“I think we got second place at that tournament,” Aadesh said. “We were just so happy … we had an actual name, it was just amazing.”
During his junior year of high school, Aadesh’s father died. This was a difficult time for Aadesh and he turned to those in NC4Y for support. NC4Y leaders helped Aadesh in any way they could.
“NC4Y leaders would always ask me how I was doing,” Aadesh said. “And I hated that question.”
To avoid hearing the question, Aadesh began hanging out with a different group who tried to distract him from his sorrow. But Aadesh soon learned his friends’ values did not align with his own.
During this time the Coridan family invited Aadesh to attend a Revelation seminar by John Bradshaw. Every night there was an appeal to be baptized.
“I remember being convicted, every time Pastor Bradshaw would make an appeal to come up and say yes to baptism,” Aadesh said. “My whole body was trying to move forward, but my brain like was like, ‘No.’”
Aadesh did not go forward during the meetings, but he continued to hunger spiritually. While attending church one Sabbath Aadesh felt impressed to sell literature through Magabooking, which he started only two days later.
Aadesh experienced spiritual growth in the company of other young people who were on fire for God. He felt called to return to SAA for his final year of high school. However, Aadesh found himself in a difficult situation. The year prior he was awarded a $50,000 scholarship to any college, if he attended the same public high school he was enrolled in his junior year.
When Aadesh told his mom he would rather attend SAA than keep the scholarship, she was disappointed and strongly discouraged Aadesh from returning. He decided though that he would be a better person and a better man of God if he returned to SAA.
Upon graduation from SAA Aadesh wanted to attend Union College but lacked the finances. Instead, he attended community college but later dropped out so he could work to help his family pay bills.
Aadesh developed a plan so he could work while attending college, but he felt the plan was both complicated and drawn out. One day Iowa-Missouri Conference Ministerial Director Lee Rochholz came to Aadesh’s house and asked him his plans for college. After Aadesh explained his plans, Lee offered Aadesh the opportunity to attend SALT, an evangelistic training program at Southern Adventist University. Lee explained that afterwards Aadesh would return to the conference as a Bible worker. Aadesh was shocked, this was exactly what he wanted, an opportunity to work for God and further his education.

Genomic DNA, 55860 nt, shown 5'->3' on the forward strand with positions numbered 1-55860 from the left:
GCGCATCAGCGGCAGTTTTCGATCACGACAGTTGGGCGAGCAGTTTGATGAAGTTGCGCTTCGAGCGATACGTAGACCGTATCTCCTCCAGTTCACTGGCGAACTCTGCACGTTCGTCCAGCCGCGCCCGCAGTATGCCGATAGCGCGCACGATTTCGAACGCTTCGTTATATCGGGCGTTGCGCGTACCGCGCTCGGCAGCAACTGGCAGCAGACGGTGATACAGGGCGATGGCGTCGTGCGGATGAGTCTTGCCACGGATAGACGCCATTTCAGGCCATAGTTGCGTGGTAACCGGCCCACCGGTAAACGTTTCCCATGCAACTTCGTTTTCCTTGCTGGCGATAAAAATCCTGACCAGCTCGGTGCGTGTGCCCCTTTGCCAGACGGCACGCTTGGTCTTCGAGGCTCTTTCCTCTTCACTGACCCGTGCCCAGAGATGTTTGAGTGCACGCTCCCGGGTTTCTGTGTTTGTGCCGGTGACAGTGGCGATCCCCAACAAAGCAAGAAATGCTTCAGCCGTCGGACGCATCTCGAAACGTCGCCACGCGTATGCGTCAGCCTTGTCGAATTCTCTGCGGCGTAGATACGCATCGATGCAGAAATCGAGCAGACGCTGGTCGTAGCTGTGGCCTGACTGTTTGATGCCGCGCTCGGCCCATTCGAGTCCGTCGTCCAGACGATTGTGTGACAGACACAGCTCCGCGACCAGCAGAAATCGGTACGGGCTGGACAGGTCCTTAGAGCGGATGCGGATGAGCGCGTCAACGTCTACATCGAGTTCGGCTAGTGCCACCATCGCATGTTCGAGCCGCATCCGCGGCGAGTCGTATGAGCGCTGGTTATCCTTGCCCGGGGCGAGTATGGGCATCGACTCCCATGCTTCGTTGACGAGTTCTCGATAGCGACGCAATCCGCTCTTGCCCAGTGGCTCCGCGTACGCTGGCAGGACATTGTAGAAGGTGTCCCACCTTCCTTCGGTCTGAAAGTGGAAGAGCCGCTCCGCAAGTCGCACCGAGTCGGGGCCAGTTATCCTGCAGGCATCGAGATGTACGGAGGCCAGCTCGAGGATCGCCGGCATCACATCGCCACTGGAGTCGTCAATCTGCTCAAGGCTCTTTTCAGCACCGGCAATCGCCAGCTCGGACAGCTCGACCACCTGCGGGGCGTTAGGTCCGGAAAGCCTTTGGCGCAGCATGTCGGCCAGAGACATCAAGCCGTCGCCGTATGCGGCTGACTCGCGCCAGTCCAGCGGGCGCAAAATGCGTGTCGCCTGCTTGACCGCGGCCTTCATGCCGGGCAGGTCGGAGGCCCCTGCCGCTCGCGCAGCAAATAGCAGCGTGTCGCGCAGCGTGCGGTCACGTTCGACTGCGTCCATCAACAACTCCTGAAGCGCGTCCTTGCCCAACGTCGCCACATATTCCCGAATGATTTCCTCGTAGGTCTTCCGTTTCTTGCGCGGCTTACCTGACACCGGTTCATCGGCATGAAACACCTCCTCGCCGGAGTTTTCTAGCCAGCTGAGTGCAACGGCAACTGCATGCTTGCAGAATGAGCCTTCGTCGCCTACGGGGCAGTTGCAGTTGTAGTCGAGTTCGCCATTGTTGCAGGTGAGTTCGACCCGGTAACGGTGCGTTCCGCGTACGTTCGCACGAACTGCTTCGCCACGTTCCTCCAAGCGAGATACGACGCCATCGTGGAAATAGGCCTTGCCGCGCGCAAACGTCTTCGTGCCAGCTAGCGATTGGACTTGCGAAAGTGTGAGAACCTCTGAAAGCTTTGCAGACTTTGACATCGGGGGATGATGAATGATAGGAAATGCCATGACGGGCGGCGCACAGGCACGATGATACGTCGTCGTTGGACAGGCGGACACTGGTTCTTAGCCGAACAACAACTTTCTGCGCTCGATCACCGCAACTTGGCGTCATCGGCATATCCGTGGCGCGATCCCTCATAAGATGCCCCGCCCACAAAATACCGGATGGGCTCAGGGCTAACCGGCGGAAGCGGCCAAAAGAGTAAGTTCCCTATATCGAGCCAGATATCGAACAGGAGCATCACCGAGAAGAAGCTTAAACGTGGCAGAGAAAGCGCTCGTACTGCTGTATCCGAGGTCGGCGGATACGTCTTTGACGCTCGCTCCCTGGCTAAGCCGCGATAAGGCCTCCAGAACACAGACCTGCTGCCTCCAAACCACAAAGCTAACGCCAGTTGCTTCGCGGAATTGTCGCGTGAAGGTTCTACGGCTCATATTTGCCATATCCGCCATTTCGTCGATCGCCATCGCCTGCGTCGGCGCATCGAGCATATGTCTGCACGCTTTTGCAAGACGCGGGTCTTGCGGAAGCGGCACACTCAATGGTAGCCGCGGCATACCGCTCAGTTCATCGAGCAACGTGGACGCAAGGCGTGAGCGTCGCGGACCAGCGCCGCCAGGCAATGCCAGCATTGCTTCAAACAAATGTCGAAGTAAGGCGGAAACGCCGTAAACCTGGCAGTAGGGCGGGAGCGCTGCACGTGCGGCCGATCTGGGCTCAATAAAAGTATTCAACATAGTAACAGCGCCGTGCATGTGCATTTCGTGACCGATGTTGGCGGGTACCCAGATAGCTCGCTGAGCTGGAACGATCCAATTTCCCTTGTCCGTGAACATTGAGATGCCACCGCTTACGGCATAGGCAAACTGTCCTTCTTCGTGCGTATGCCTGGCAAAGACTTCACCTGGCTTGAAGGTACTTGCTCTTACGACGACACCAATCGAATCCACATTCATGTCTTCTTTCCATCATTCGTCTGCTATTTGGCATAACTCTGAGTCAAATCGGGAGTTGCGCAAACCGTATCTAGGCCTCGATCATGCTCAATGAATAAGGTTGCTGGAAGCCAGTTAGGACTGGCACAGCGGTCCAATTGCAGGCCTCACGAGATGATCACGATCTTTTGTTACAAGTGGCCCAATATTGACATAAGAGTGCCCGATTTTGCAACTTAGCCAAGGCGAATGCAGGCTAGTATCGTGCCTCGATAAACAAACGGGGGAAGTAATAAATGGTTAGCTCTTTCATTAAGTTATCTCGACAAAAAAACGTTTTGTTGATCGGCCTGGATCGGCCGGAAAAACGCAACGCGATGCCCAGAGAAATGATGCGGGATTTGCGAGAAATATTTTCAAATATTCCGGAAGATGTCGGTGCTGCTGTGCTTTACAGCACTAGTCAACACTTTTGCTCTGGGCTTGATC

“I knew this was an answer to prayer,” Aadesh said.
At SALT, Aadesh felt the genuine call for affirming his faith through baptism. Aadesh privately spoke with SALT leader Douglas Na’a about baptism. Douglas told Aadesh that he could be baptized. Aadesh was shocked to learn that John Bradshaw would be baptizing him. While he had silenced the voice years before to answer John’s call for baptism, God had given Aadesh a second chance to follow the still small voice.
After returning to Missouri, Aadesh decided he still wanted to continue his education. He began looking for cheap community colleges so he could obtain a bachelor’s degree and then go to Andrews University for seminary. After some research, Aadesh found a nearby community college that was reasonably priced. He applied and was soon accepted.
When someone from the admissions team called Aadesh to inform him of his acceptance, Aadesh asked if there were any other scholarships available. The admissions team member informed Aadesh of a scholarship that offered a full ride. However, the requirements for the scholarship application, including an essay, were due in one week. The admissions team member advised Aadesh that it was too late to apply.
Aadesh was not dissuaded and applied for the scholarship anyway, meeting the deadline. He later received a phone call informing him that he won the scholarship.
“Receiving the scholarship was a big confirmation not only to my family, but also to my community because of the [scholarship] I had [previously] rejected,” Aadesh said. “Everyone was like, ‘What are you doing? You’re crazy.’ But now, I can say, ‘God takes care of what is His.’”